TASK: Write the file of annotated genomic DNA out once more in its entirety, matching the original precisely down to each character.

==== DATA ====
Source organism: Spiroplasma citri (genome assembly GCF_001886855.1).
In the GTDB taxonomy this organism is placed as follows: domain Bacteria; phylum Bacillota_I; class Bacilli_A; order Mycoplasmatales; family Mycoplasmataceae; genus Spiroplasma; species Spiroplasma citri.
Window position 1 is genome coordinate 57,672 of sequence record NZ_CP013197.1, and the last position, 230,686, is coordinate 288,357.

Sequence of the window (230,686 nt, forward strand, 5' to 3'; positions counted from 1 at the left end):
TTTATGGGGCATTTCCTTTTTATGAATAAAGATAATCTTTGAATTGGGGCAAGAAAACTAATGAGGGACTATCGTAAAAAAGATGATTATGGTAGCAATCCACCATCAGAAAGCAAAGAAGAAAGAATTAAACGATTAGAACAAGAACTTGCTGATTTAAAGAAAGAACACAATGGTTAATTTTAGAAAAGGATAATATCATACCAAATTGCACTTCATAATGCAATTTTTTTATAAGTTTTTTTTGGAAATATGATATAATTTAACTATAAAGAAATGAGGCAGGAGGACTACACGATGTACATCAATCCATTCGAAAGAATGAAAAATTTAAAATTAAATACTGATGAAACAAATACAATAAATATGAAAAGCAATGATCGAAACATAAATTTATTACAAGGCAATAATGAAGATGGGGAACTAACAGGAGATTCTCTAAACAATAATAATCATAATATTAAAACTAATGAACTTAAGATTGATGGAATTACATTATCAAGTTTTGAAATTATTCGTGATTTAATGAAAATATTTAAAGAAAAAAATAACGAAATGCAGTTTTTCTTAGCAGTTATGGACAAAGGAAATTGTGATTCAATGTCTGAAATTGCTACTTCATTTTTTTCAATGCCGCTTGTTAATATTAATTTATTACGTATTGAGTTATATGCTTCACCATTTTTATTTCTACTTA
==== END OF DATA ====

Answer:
Source organism: Spiroplasma citri (genome assembly GCF_001886855.1).
In the GTDB taxonomy this organism is placed as follows: domain Bacteria; phylum Bacillota_I; class Bacilli_A; order Mycoplasmatales; family Mycoplasmataceae; genus Spiroplasma; species Spiroplasma citri.
Window position 1 is genome coordinate 57,672 of sequence record NZ_CP013197.1, and the last position, 230,686, is coordinate 288,357.

Sequence of the window (230,686 nt, forward strand, 5' to 3'; positions counted from 1 at the left end):
TTTATGGGGCATTTCCTTTTTATGAATAAAGATAATCTTTGAATTGGGGCAAGAAAACTAATGAGGGACTATCGTAAAAAAGATGATTATGGTAGCAATCCACCATCAGAAAGCAAAGAAGAAAGAATTAAACGATTAGAACAAGAACTTGCTGATTTAAAGAAAGAACACAATGGTTAATTTTAGAAAAGGATAATATCATACCAAATTGCACTTCATAATGCAATTTTTTTATAAGTTTTTTTTGGAAATATGATATAATTTAACTATAAAGAAATGAGGCAGGAGGACTACACGATGTACATCAATCCATTCGAAAGAATGAAAAATTTAAAATTAAATACTGATGAAACAAATACAATAAATATGAAAAGCAATGATCGAAACATAAATTTATTACAAGGCAATAATGAAGATGGGGAACTAACAGGAGATTCTCTAAACAATAATAATCATAATATTAAAACTAATGAACTTAAGATTGATGGAATTACATTATCAAGTTTTGAAATTATTCGTGATTTAATGAAAATATTTAAAGAAAAAAATAACGAAATGCAGTTTTTCTTAGCAGTTATGGACAAAGGAAATTGTGATTCAATGTCTGAAATTGCTACTTCATTTTTTTCAATGCCGCTTGTTAATATTAATTTATTACGTATTGAGTTATATGCTTCACCATTTTTATTTCTACTTA